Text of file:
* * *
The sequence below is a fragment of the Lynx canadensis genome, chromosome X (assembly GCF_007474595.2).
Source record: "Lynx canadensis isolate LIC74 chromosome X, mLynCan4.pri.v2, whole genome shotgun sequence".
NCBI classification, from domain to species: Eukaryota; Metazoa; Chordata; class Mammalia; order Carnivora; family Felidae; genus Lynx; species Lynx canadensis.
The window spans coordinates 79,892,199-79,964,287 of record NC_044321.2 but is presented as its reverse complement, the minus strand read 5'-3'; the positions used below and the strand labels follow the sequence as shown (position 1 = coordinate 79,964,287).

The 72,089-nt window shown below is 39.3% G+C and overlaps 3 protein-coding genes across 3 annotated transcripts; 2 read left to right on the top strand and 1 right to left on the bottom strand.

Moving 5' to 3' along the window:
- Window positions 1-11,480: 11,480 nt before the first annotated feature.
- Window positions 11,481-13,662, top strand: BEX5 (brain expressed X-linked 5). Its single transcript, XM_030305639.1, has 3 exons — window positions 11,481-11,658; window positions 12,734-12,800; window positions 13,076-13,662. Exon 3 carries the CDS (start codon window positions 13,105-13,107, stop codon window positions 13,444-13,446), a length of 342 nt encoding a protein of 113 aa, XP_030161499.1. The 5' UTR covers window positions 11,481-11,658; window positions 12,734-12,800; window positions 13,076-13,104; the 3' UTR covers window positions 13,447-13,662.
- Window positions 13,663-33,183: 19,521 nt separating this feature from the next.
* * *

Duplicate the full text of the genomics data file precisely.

The sequence below is a fragment of the Lynx canadensis genome, chromosome X (assembly GCF_007474595.2).
Source record: "Lynx canadensis isolate LIC74 chromosome X, mLynCan4.pri.v2, whole genome shotgun sequence".
NCBI classification, from domain to species: Eukaryota; Metazoa; Chordata; class Mammalia; order Carnivora; family Felidae; genus Lynx; species Lynx canadensis.
The window spans coordinates 79,892,199-79,964,287 of record NC_044321.2 but is presented as its reverse complement, the minus strand read 5'-3'; the positions used below and the strand labels follow the sequence as shown (position 1 = coordinate 79,964,287).

The 72,089-nt window shown below is 39.3% G+C and overlaps 3 protein-coding genes across 3 annotated transcripts; 2 read left to right on the top strand and 1 right to left on the bottom strand.

Moving 5' to 3' along the window:
- Window positions 1-11,480: 11,480 nt before the first annotated feature.
- Window positions 11,481-13,662, top strand: BEX5 (brain expressed X-linked 5). Its single transcript, XM_030305639.1, has 3 exons — window positions 11,481-11,658; window positions 12,734-12,800; window positions 13,076-13,662. Exon 3 carries the CDS (start codon window positions 13,105-13,107, stop codon window positions 13,444-13,446), a length of 342 nt encoding a protein of 113 aa, XP_030161499.1. The 5' UTR covers window positions 11,481-11,658; window positions 12,734-12,800; window positions 13,076-13,104; the 3' UTR covers window positions 13,447-13,662.
- Window positions 13,663-33,183: 19,521 nt separating this feature from the next.